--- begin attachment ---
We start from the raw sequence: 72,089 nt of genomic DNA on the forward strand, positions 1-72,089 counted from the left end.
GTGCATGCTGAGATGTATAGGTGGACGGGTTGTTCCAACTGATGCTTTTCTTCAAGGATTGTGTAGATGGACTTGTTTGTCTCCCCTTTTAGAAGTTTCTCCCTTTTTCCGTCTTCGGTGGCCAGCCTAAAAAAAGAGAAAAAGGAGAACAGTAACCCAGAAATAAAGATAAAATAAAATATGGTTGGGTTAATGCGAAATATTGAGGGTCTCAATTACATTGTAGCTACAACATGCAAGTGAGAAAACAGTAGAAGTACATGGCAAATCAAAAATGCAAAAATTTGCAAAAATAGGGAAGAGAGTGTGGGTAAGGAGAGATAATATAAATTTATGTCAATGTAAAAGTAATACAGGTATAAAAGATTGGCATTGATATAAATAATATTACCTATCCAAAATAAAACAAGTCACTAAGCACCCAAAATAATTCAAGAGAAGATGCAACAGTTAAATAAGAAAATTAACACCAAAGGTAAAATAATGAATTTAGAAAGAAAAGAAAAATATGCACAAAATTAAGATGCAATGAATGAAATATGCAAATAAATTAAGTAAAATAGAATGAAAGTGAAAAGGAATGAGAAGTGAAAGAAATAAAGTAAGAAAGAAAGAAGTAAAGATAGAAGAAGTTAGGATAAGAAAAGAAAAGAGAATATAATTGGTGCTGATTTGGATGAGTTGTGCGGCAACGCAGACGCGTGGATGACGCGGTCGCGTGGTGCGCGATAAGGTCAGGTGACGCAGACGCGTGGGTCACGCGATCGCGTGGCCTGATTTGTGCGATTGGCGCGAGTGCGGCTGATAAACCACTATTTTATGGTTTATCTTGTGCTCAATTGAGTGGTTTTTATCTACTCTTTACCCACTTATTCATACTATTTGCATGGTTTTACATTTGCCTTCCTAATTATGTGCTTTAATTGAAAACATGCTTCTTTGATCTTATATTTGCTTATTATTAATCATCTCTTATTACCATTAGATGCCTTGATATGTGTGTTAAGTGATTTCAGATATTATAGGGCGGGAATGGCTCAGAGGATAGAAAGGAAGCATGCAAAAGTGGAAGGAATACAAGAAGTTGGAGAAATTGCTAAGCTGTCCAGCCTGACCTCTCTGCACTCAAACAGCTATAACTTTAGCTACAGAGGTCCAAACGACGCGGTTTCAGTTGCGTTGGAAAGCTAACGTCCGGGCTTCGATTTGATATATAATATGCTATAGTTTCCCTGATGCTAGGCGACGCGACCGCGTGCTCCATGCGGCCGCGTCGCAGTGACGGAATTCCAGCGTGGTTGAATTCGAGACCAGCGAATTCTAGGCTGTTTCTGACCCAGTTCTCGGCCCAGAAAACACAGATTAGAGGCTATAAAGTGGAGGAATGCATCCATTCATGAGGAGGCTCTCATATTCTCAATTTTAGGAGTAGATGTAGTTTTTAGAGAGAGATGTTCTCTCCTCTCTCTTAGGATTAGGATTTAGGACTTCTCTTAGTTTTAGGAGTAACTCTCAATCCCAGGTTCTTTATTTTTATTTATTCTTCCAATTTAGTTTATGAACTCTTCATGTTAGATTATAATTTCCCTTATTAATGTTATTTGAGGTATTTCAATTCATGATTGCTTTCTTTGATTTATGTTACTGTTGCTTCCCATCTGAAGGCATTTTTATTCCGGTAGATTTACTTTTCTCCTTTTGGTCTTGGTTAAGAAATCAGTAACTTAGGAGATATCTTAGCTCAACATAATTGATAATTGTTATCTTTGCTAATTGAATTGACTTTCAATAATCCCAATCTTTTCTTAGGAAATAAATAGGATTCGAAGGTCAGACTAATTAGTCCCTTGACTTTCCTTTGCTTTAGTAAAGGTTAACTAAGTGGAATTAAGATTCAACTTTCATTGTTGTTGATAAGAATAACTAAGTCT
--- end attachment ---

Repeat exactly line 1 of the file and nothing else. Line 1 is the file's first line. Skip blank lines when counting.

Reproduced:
We start from the raw sequence: 72,089 nt of genomic DNA on the forward strand, positions 1-72,089 counted from the left end.